After family, friends, and neighbors, participants of our focus groups identified schools and educators as the next most trusted sources of career information. Particularly interesting was the idea that hearing career success stories from individuals of similar backgrounds would help persuade participants to consider careers that don’t require a four-year college degree.
During the 2017-18 school year, we launched our What Are You Up For? campaign, in partnership with four school districts that together serve approximately 150,000 students in grades 7 to 12. The first phase of the campaign focused on developing written materials for educators to use in helping students and parents learn about the many great careers in Houston’s key industries.
Before we distributed the materials broadly to the schools, we previewed the materials with educators—including counselors, CTE teachers, and administrators—to be sure the materials would help the educators in working with their students. We listened to educators’ ideas and created additional products, such as slides with career highlights for use in assemblies and cafeterias and posters for career centers. We also worked with companies to bring business leaders and their employees to talk to assemblies of students about careers in growth industries.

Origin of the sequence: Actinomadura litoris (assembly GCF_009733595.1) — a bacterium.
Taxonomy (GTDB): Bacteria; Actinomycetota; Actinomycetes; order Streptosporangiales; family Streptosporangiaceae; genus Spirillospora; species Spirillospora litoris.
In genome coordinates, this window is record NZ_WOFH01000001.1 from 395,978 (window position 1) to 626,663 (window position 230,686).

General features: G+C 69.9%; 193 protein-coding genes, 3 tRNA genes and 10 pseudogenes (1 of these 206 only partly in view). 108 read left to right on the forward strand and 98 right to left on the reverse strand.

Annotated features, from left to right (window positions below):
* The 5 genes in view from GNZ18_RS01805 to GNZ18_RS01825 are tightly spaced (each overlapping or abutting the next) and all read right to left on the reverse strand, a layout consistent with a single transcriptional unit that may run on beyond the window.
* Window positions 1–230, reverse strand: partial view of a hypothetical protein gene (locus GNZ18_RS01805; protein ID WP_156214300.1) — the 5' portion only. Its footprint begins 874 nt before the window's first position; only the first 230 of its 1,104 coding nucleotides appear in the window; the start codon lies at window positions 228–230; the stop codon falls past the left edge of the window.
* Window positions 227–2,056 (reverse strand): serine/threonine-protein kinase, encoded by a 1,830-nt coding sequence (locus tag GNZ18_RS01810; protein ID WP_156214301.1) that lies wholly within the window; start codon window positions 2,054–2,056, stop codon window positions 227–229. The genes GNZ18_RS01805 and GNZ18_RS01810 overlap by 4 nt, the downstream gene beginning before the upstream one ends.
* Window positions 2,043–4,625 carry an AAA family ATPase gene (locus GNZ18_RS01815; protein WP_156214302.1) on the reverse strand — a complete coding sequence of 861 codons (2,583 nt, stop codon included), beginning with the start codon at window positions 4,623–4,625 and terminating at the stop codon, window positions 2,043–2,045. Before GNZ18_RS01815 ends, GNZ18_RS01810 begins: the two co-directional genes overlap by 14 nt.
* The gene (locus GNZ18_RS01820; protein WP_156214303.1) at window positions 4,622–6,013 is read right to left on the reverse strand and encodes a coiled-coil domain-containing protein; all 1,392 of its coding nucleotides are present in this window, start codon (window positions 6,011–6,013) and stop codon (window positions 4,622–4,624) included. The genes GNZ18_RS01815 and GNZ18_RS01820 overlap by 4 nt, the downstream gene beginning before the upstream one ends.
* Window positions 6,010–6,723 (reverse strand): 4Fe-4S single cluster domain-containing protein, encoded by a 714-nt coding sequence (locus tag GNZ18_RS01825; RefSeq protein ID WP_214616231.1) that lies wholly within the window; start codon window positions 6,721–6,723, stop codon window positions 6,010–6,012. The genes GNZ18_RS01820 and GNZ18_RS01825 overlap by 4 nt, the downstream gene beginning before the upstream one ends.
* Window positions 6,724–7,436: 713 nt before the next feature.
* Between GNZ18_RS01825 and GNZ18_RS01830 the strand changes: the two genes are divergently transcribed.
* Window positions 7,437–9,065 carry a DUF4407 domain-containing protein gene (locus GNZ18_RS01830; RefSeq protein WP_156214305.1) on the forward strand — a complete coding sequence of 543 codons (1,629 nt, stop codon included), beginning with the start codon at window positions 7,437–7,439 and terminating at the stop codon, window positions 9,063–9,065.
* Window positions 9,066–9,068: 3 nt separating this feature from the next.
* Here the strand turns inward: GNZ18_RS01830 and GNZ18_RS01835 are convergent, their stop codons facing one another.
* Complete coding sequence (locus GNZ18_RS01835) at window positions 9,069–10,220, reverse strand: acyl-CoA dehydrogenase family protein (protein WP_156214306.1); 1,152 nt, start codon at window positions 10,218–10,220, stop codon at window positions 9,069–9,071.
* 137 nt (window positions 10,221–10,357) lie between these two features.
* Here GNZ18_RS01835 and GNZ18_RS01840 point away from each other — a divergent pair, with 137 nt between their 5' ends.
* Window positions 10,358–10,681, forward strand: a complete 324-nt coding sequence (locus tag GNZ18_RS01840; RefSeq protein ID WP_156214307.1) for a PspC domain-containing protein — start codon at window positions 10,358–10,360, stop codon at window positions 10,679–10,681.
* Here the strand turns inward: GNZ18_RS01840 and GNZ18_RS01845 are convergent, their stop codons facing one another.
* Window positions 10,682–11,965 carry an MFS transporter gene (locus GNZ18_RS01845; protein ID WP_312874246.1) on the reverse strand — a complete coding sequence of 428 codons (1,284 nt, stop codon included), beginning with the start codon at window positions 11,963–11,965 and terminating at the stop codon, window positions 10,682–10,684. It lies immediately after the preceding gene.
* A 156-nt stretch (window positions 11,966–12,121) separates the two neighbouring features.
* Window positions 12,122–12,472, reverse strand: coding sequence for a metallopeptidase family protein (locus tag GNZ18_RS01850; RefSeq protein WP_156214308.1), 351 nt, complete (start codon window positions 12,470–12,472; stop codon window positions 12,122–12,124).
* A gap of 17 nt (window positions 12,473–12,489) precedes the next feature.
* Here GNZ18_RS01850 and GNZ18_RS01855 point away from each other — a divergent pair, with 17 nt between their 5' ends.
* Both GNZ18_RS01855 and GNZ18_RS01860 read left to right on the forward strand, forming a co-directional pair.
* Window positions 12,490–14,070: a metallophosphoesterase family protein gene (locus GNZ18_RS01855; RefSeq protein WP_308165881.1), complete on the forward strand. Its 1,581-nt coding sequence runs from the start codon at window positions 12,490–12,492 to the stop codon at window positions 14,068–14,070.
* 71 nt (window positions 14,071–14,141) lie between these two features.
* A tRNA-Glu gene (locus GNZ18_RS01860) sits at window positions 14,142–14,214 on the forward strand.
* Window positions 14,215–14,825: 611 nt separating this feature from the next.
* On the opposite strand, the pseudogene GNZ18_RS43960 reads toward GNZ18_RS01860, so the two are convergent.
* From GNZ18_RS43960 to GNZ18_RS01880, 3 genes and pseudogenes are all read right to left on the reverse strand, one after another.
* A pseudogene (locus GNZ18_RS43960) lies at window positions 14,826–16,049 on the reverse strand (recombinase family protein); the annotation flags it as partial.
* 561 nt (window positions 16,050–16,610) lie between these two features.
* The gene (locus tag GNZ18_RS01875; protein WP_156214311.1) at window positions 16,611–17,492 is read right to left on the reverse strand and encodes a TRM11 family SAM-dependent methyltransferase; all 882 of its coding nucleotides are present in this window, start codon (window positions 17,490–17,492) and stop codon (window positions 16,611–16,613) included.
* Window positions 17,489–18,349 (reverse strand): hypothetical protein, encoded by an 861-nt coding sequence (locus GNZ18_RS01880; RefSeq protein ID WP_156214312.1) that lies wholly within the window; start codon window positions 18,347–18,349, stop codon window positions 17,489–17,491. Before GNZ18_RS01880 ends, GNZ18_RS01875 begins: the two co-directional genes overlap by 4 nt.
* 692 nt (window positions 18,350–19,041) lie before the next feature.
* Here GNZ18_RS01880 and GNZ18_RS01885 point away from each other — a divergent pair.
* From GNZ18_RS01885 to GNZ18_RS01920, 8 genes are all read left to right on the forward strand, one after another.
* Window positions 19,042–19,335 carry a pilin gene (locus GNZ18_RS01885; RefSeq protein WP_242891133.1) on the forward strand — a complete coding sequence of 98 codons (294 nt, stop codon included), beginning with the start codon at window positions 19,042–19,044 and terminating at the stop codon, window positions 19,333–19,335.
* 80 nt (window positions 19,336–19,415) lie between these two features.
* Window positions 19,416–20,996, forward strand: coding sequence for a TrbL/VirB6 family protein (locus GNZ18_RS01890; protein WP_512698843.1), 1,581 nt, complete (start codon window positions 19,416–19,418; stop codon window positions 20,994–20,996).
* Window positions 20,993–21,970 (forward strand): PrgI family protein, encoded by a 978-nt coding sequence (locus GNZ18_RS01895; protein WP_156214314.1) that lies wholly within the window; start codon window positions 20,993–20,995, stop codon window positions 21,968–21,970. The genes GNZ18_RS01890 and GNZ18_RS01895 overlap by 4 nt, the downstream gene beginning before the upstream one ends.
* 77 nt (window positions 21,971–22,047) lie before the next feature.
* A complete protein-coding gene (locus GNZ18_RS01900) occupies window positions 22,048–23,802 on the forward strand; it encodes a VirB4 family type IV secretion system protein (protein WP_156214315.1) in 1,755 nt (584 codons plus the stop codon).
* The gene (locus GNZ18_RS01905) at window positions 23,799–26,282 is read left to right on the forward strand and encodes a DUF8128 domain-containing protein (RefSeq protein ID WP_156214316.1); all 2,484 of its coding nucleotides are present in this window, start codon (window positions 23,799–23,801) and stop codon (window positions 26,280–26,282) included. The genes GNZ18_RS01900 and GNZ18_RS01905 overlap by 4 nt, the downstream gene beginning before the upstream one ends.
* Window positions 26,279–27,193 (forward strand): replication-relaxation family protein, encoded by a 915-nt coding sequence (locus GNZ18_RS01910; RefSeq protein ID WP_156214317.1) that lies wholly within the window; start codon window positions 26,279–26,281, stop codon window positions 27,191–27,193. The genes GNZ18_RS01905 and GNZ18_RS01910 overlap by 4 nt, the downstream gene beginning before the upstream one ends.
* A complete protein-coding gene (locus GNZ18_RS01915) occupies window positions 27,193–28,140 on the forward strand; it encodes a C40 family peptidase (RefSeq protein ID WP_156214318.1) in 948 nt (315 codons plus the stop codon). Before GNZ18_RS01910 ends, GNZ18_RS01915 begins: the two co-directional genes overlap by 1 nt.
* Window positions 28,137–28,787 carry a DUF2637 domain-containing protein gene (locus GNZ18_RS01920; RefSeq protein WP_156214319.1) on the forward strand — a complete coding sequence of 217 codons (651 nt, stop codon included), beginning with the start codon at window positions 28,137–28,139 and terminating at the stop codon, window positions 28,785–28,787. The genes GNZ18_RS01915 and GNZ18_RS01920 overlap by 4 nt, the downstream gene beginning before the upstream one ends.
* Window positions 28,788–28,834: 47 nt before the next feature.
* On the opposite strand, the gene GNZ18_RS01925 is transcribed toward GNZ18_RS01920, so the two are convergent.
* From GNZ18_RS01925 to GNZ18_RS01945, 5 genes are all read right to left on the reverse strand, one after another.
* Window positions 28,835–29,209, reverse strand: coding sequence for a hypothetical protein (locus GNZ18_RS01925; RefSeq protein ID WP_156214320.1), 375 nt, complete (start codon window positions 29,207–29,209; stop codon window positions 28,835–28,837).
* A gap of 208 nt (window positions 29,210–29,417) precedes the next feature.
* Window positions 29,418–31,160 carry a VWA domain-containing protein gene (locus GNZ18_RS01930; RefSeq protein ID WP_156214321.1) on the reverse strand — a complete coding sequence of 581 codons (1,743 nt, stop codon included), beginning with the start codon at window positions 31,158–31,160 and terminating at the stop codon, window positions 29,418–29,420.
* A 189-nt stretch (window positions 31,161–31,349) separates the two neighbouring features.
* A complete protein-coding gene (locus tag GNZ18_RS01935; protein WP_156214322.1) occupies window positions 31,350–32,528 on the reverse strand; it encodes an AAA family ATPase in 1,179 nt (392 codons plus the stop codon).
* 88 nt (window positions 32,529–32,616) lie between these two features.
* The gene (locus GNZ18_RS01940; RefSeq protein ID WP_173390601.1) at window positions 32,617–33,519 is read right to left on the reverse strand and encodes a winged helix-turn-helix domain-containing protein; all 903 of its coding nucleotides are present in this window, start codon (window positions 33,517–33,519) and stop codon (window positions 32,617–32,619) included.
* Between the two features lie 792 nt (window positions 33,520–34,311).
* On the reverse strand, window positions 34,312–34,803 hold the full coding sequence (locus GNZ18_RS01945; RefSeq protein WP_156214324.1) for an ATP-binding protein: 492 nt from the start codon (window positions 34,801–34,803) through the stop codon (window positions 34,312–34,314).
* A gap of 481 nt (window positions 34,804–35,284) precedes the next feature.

While students and educators especially appreciated the interactions with workers and employers, we knew we couldn’t effectively use this approach to reach Houston’s more than 50 independent school districts, with a total enrollment of more than 1.2 million students. A geography and population as large as Houston’s make it challenging for employers to widely and effectively promote the many different careers available in their industries. However, the popularity of various forms of social media provided us with a 21st century solution.
We created the My Life As career video series to bring the stories of young workers—from recognized Houston employers—to students and parents widely, effectively, and at their convenience. The videos feature young workers talking about their journey to and success in well-paid, dynamic careers in thriving Houston industries. The videos show the workers going about their duties in safe, high-tech, appealing work environments.